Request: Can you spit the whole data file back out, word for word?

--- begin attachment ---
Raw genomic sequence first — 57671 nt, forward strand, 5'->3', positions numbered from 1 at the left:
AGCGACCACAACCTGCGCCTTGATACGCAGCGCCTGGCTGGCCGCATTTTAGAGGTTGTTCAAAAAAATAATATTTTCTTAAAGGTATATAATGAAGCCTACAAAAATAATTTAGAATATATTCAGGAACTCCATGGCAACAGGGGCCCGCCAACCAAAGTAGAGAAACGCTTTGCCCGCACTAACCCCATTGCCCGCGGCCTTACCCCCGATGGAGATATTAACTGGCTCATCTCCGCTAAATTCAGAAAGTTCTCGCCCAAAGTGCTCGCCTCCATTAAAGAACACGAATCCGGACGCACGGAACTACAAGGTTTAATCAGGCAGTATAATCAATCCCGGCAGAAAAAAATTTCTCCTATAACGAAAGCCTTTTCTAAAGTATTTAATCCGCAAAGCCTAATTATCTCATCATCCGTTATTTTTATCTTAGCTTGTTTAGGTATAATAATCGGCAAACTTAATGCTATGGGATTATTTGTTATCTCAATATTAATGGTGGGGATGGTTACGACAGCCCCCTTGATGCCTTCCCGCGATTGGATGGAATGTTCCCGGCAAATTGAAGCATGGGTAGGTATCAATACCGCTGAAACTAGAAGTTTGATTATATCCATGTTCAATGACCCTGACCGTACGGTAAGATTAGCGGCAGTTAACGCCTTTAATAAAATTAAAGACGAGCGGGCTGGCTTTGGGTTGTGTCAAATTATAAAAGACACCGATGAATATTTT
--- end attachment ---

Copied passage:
Raw genomic sequence first — 57671 nt, forward strand, 5'->3', positions numbered from 1 at the left:
AGCGACCACAACCTGCGCCTTGATACGCAGCGCCTGGCTGGCCGCATTTTAGAGGTTGTTCAAAAAAATAATATTTTCTTAAAGGTATATAATGAAGCCTACAAAAATAATTTAGAATATATTCAGGAACTCCATGGCAACAGGGGCCCGCCAACCAAAGTAGAGAAACGCTTTGCCCGCACTAACCCCATTGCCCGCGGCCTTACCCCCGATGGAGATATTAACTGGCTCATCTCCGCTAAATTCAGAAAGTTCTCGCCCAAAGTGCTCGCCTCCATTAAAGAACACGAATCCGGACGCACGGAACTACAAGGTTTAATCAGGCAGTATAATCAATCCCGGCAGAAAAAAATTTCTCCTATAACGAAAGCCTTTTCTAAAGTATTTAATCCGCAAAGCCTAATTATCTCATCATCCGTTATTTTTATCTTAGCTTGTTTAGGTATAATAATCGGCAAACTTAATGCTATGGGATTATTTGTTATCTCAATATTAATGGTGGGGATGGTTACGACAGCCCCCTTGATGCCTTCCCGCGATTGGATGGAATGTTCCCGGCAAATTGAAGCATGGGTAGGTATCAATACCGCTGAAACTAGAAGTTTGATTATATCCATGTTCAATGACCCTGACCGTACGGTAAGATTAGCGGCAGTTAACGCCTTTAATAAAATTAAAGACGAGCGGGCTGGCTTTGGGTTGTGTCAAATTATAAAAGACACCGATGAATATTTT